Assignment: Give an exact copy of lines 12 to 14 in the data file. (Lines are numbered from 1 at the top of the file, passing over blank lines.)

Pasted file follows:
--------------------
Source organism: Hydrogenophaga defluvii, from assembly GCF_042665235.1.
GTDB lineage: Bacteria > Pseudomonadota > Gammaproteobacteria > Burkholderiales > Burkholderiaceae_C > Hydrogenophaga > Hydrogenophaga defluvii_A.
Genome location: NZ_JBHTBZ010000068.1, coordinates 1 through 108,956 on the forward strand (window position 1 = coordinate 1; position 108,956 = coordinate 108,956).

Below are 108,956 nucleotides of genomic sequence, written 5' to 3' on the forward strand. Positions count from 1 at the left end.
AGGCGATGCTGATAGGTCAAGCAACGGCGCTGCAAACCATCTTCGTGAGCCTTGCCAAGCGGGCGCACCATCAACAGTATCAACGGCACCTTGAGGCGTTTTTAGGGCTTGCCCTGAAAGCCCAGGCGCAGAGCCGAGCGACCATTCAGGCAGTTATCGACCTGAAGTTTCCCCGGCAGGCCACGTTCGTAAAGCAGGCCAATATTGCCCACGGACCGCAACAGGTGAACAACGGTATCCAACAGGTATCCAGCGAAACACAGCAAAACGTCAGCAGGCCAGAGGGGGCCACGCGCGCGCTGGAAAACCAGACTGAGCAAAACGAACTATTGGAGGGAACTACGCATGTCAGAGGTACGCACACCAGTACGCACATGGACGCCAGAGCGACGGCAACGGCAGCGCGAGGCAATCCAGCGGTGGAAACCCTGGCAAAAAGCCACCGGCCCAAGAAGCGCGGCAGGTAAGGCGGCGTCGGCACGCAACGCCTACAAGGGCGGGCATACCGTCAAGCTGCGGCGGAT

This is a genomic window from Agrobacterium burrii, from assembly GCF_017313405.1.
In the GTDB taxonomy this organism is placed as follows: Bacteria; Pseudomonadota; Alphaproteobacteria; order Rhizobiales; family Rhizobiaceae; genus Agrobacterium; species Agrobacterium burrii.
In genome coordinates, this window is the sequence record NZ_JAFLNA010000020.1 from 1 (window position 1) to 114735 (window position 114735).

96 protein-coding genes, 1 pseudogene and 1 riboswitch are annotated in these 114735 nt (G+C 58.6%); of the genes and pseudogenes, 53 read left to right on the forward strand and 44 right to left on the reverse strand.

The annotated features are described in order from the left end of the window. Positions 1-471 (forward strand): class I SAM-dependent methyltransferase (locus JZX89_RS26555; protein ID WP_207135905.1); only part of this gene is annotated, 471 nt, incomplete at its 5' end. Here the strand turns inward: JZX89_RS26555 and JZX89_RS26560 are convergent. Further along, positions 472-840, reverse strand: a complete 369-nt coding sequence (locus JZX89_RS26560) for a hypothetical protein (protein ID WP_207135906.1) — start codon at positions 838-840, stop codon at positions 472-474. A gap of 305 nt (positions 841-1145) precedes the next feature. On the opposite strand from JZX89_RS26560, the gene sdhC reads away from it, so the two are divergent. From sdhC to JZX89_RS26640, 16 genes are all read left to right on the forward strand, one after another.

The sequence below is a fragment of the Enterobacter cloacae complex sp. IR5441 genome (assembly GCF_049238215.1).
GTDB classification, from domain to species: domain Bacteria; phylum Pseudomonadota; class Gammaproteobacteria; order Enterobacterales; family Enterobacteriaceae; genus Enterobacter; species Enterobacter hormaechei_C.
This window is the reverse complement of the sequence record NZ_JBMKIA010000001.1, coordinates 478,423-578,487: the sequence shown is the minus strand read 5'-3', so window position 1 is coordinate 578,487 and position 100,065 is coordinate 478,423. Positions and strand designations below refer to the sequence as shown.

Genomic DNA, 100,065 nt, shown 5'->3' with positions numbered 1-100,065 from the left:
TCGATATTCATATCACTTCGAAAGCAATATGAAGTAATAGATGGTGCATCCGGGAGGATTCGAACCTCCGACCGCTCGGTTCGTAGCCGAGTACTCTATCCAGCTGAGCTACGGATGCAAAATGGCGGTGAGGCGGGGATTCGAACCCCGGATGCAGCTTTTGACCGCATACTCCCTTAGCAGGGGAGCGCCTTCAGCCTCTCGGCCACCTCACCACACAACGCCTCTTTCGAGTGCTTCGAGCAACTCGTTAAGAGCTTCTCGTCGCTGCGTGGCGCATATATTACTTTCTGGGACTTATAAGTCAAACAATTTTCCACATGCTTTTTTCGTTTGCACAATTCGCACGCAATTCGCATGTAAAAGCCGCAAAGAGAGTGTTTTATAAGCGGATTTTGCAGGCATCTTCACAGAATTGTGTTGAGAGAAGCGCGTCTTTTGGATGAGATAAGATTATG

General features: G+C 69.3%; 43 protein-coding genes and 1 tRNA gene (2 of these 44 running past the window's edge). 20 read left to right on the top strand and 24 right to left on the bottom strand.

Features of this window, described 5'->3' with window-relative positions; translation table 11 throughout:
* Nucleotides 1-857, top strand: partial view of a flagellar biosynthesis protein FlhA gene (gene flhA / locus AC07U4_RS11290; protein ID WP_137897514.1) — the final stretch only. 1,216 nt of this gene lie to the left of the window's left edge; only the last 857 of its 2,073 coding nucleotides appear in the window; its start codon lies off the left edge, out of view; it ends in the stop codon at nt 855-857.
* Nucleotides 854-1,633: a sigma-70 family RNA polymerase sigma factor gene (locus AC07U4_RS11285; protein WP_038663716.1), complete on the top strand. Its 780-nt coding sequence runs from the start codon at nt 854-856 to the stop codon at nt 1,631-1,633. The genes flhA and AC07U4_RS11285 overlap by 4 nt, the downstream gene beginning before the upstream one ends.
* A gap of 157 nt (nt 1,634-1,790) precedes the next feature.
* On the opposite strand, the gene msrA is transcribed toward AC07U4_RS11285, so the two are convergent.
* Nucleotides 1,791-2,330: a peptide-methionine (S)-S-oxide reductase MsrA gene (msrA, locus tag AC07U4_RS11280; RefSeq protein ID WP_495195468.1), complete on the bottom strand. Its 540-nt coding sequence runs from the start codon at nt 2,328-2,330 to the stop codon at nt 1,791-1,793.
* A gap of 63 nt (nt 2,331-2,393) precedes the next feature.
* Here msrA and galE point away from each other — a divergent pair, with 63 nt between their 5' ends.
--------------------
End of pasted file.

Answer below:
GTDB classification, from domain to species: domain Bacteria; phylum Pseudomonadota; class Gammaproteobacteria; order Enterobacterales; family Enterobacteriaceae; genus Enterobacter; species Enterobacter hormaechei_C.
This window is the reverse complement of the sequence record NZ_JBMKIA010000001.1, coordinates 478,423-578,487: the sequence shown is the minus strand read 5'-3', so window position 1 is coordinate 578,487 and position 100,065 is coordinate 478,423. Positions and strand designations below refer to the sequence as shown.

Genomic DNA, 100,065 nt, shown 5'->3' with positions numbered 1-100,065 from the left: